Deadline: March 1
Eligibility: Female Wyoming residents who have graduated high school and are of at least 1/8 American Indian descent
Application Requirements: Transcript, short answer questions, and an essay
The Daughters of the American Revolution is committed to promoting education and literacy through educational outreach and scholarships, like the aptly named Wyoming Daughters of the American Revolution Scholarship. This award is available to female Wyoming residents who are of at least 1/8 American Indian descent and are demonstrating success in their post-secondary education. A 2,000- to 3,000 character essay detailing the applicant’s American Indian heritage, tribal affiliation, and how an education will help better their lives, as well as the lives of other American Indians, is required as part of the application.
Amount: $200 to $1,500
Deadline: April 30
Eligibility: Students in grades 9-12 from one of the 17 states and three territories that participate in the WGA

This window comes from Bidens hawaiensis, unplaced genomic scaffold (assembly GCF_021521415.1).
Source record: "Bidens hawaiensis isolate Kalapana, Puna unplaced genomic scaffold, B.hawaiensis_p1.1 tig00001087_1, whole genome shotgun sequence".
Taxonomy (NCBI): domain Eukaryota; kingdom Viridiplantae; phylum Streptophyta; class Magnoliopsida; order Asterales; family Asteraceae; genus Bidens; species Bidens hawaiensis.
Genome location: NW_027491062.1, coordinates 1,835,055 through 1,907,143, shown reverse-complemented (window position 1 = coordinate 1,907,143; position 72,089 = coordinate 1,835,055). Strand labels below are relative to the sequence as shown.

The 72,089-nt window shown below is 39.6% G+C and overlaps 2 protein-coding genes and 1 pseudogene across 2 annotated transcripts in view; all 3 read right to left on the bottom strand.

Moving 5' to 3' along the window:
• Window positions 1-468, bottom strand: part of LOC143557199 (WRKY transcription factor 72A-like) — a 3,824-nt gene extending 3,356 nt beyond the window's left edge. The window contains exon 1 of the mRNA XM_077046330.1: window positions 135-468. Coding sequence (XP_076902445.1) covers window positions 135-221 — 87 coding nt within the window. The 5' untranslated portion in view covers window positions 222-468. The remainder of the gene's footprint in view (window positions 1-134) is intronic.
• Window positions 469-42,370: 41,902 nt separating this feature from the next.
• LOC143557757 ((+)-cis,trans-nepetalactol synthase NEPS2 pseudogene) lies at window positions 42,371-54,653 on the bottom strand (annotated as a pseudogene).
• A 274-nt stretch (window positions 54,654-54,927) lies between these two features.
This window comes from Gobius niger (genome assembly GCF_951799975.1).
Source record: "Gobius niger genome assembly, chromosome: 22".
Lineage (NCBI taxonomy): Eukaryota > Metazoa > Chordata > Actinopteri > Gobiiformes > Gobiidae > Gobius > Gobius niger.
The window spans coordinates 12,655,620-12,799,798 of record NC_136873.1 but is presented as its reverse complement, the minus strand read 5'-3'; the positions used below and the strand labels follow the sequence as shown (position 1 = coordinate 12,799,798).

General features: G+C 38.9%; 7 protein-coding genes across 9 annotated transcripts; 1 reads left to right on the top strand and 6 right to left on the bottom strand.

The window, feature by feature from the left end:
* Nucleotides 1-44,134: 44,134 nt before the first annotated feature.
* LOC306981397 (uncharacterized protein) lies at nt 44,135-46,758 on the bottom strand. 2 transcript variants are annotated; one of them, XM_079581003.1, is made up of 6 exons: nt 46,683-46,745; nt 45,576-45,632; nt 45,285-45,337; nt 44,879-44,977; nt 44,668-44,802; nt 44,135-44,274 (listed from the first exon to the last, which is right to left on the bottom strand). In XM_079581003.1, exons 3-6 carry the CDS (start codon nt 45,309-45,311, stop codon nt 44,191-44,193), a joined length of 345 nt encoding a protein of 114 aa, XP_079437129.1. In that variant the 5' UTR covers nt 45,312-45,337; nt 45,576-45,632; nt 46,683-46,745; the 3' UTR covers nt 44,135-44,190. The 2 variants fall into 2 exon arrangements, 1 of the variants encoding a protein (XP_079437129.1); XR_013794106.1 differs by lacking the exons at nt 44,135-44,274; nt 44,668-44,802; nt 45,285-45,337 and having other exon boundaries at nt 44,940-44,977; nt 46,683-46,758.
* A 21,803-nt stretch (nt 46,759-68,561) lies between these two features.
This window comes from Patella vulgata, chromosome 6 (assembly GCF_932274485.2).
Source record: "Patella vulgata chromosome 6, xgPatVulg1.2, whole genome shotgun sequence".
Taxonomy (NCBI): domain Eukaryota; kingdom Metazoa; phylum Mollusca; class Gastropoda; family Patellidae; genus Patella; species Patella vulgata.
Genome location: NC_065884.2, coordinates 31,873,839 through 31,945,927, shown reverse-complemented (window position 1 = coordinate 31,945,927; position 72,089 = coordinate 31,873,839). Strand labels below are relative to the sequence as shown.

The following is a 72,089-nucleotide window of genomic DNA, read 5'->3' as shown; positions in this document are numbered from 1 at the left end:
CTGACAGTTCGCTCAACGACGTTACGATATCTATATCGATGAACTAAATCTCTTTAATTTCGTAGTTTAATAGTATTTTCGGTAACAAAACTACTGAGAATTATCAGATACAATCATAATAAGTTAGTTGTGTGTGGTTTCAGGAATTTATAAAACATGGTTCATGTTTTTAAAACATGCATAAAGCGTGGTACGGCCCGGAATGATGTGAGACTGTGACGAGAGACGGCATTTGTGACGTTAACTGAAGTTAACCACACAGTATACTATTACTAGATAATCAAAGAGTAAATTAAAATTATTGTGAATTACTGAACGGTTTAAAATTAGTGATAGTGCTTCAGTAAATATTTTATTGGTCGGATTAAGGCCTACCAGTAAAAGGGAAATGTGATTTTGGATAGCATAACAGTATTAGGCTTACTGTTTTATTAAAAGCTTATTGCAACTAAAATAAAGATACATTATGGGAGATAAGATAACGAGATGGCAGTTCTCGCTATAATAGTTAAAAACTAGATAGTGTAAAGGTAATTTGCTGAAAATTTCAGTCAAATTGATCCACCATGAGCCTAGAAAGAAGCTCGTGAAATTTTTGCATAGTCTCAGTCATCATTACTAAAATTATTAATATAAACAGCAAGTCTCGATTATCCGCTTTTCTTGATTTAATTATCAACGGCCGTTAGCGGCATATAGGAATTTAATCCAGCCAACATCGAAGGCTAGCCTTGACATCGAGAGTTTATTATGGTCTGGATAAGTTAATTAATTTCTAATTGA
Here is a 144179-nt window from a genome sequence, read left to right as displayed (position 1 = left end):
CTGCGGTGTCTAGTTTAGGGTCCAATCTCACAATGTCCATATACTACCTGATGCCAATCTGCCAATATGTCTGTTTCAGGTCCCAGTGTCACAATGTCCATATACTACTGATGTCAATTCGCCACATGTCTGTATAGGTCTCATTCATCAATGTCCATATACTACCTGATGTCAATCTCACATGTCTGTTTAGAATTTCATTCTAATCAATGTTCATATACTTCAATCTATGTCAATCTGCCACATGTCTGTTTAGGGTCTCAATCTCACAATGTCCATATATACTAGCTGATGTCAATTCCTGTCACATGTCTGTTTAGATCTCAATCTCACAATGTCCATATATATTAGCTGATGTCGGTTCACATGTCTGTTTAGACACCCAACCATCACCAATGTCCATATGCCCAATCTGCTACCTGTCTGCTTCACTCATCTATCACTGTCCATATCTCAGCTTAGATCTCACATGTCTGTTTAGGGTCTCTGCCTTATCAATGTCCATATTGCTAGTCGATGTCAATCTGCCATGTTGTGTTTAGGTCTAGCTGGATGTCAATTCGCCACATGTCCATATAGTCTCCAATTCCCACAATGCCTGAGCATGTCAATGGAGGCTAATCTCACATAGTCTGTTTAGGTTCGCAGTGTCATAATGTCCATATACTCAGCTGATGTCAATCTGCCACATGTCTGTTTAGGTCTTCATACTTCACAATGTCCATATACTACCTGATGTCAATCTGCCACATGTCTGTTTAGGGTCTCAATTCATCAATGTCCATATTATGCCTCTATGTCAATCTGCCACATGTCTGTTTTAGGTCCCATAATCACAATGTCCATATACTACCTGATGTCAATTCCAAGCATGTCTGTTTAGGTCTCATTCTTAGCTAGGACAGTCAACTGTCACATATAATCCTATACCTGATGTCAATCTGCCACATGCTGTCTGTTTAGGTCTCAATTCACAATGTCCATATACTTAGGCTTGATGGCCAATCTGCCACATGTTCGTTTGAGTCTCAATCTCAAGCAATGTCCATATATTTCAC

Application Requirements: Original work of art
The Western Governors Association (WGA) Celebrate the West Contest isn’t exactly a Wyoming scholarship, but certainly is something young Cowboy State artists will want to look into. The contest challenges young Wyominites—as well as students from 16 other states and three territories—to create an original piece of artwork that expresses what it means to call the West home. Numerous art forms are acceptable for submissions including painting, drawing, lithography, silkscreen, mixed media, computer graphics, and collage. Photo and video submissions are not accepted. An abundance of awards are available: first-place take home $1,500, second-place $750, and third-place $500. Additionally, state winners are awarded $200.
Tips on Applying to Scholarships